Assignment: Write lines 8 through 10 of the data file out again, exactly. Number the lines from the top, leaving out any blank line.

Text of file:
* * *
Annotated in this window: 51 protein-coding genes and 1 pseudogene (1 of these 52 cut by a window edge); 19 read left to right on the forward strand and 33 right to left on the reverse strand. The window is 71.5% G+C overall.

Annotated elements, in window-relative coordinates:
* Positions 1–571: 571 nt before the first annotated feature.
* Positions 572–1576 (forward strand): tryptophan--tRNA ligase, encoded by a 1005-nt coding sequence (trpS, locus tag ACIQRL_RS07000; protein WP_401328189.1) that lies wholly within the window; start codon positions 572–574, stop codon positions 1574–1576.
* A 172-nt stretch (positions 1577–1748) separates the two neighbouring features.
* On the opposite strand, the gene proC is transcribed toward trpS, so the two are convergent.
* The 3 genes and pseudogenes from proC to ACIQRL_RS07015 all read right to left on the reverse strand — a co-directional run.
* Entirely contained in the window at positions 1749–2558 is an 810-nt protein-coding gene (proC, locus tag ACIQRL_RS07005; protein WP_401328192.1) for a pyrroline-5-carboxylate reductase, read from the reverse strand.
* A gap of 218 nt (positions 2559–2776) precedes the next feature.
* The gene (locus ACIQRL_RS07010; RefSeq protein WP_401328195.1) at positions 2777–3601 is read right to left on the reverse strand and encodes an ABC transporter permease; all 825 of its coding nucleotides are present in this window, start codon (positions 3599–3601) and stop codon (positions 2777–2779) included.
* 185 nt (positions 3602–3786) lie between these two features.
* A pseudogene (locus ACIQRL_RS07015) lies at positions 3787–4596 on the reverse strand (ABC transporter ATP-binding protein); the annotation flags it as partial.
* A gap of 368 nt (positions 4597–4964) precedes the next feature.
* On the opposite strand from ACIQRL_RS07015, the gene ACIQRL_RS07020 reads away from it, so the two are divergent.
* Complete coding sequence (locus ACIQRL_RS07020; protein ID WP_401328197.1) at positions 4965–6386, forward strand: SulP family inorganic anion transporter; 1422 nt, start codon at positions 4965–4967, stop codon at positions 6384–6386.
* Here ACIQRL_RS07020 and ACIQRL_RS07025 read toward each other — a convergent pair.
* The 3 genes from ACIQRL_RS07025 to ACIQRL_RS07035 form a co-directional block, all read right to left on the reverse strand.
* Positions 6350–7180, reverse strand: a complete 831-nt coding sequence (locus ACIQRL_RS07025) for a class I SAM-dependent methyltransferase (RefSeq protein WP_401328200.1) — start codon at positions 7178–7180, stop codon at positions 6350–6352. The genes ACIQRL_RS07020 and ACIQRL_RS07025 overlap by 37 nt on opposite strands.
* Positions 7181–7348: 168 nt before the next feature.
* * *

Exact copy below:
* Entirely contained in the window at positions 1749–2558 is an 810-nt protein-coding gene (proC, locus tag ACIQRL_RS07005; protein WP_401328192.1) for a pyrroline-5-carboxylate reductase, read from the reverse strand.
* A gap of 218 nt (positions 2559–2776) precedes the next feature.
* The gene (locus ACIQRL_RS07010; RefSeq protein WP_401328195.1) at positions 2777–3601 is read right to left on the reverse strand and encodes an ABC transporter permease; all 825 of its coding nucleotides are present in this window, start codon (positions 3599–3601) and stop codon (positions 2777–2779) included.